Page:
West Indies lost to Ireland last week, failing to defend a total of nearly 300. If this was a damning result typical of a mercurial team, perhaps not too much should be read into it. They have batsmen - and athletic fielders - who can take a game by its scruff.

New Zealand are invariably combative but they have some serious regrouping to do after their Test series loss. England should go through to the final at Lord's next month and are favourites to win. They will also gain more invaluable experience before full houses.

Vaughan said: "It is frustrating that the weather in the West Indies restricted the amount of cricket played by some of our guys, but we see this as the next step in a process of building up to the 2007 World Cup and a good chance to see how we are progressing." 'Twas ever thus, of course. Past evidence suggests that the NatWest Series is not necessarily a reliable guide.

Vaughan could do with some runs himself. He confirmed that he will open the innings after putting himself up the one-day order in the Caribbean. He could hardly do otherwise after such a recent elevation, but it is still confusing. He batted down the one-day order for long enough despite the fact that he was one of the best Test openers in the world. Now he has put himself down the Test order to No 4. Can it be long before he reverts to No 4 in the shorter form?

He did not play yesterday, along with Andrew Flintoff and Stephen Harmison, both of whom desperately needed a rest. This gave an opportunity not only to give Key a game but also the new fast bowler Sajid Mahmood. He went for 20 off his first two overs and was immediately removed, but he looks impressive. He has a smooth run-up and an economical action that looks capable of exerting bounce.

The Welsh, naturally with nine Glamorgan players, provided no real match, although Glamorgan are fully worth the top position in the National League. Fortunately for England, three of the catches that were taken fell to Strauss and Paul Collingwood, their two exceptional fielders. Exceptional catches they were.

Michael Powell, who was close to being selected for the NatWest Series squad, made a crisply brutal 49 and David Hemp scored 52 before he became Sajid's first wicket for England. A total of 222 was never likely to be enough to trouble England. Trescothick, the stand-in captain, went early and was followed by Geraint Jones, who came in at No 3. If this was to prove the selectors' point that he can bat anywhere, he partially proved it with five blazing boundaries. Key and Strauss put on 138 to end it as a contest. England look in solid shape - in every sense.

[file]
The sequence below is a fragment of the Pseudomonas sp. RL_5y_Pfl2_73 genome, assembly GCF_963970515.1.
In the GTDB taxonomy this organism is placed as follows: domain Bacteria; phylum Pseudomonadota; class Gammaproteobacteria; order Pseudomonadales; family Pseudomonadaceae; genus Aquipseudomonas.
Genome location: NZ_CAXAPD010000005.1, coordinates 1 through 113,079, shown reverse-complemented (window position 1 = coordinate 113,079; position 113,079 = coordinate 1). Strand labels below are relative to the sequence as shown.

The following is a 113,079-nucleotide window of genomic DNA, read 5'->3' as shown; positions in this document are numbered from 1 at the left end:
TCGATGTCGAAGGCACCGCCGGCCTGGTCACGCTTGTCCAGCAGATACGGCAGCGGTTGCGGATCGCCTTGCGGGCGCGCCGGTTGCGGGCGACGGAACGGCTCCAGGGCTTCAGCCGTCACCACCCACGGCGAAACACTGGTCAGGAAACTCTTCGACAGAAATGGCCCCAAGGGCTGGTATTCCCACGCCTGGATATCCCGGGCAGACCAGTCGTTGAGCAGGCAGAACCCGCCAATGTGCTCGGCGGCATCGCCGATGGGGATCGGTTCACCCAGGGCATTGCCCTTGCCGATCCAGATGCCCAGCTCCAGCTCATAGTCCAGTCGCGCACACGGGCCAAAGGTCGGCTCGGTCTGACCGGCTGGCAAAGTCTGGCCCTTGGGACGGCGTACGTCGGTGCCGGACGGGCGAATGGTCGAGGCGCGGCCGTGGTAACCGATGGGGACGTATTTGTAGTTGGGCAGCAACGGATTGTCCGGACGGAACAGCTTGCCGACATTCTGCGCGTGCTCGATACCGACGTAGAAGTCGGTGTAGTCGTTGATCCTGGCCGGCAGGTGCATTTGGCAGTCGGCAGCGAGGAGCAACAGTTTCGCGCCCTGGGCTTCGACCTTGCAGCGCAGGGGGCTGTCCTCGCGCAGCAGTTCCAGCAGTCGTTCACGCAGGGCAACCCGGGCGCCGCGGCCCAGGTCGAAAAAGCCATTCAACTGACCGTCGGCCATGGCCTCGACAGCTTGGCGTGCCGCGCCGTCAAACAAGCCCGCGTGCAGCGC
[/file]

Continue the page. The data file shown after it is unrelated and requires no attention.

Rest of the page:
TOURNAMENT SCHEDULE

Thu 24 June

England v New Zealand

(d/n, Old Trafford)

Sat 26 June

New Zealand v West Indies

(Edgbaston)

Sun 27 June

England v West Indies

(Trent Bridge)

Tue 29 June

England v New Zealand

(d/n, Durham)

Thu 1 July

England v West Indies

(d/n, Headingley)

Sat 3 July

New Zealand v West Indies

(Cardiff)

Sun 4 July

England v New Zealand

(Bristol)

Tue 6 July

England v West Indies

Lord's

Thu 8 July

New Zealand v West Indies

(Rose Bowl)

Sat 10 July

Final (Lord's)

(reserve day, Sun 11 July)

Have you tried new the Independent Digital Edition apps?
Caption competition
Caption competition
  • Get to the point
Latest stories from i100
Daily Quiz
Have you tried new the Independent Digital Edition apps?
Independent Dating
and  

By clicking 'Search' you
are agreeing to our
Terms of Use.

Career Services

Day In a Page

Not even the 'putrid throat' could stop the Ross Poldark swoon-fest'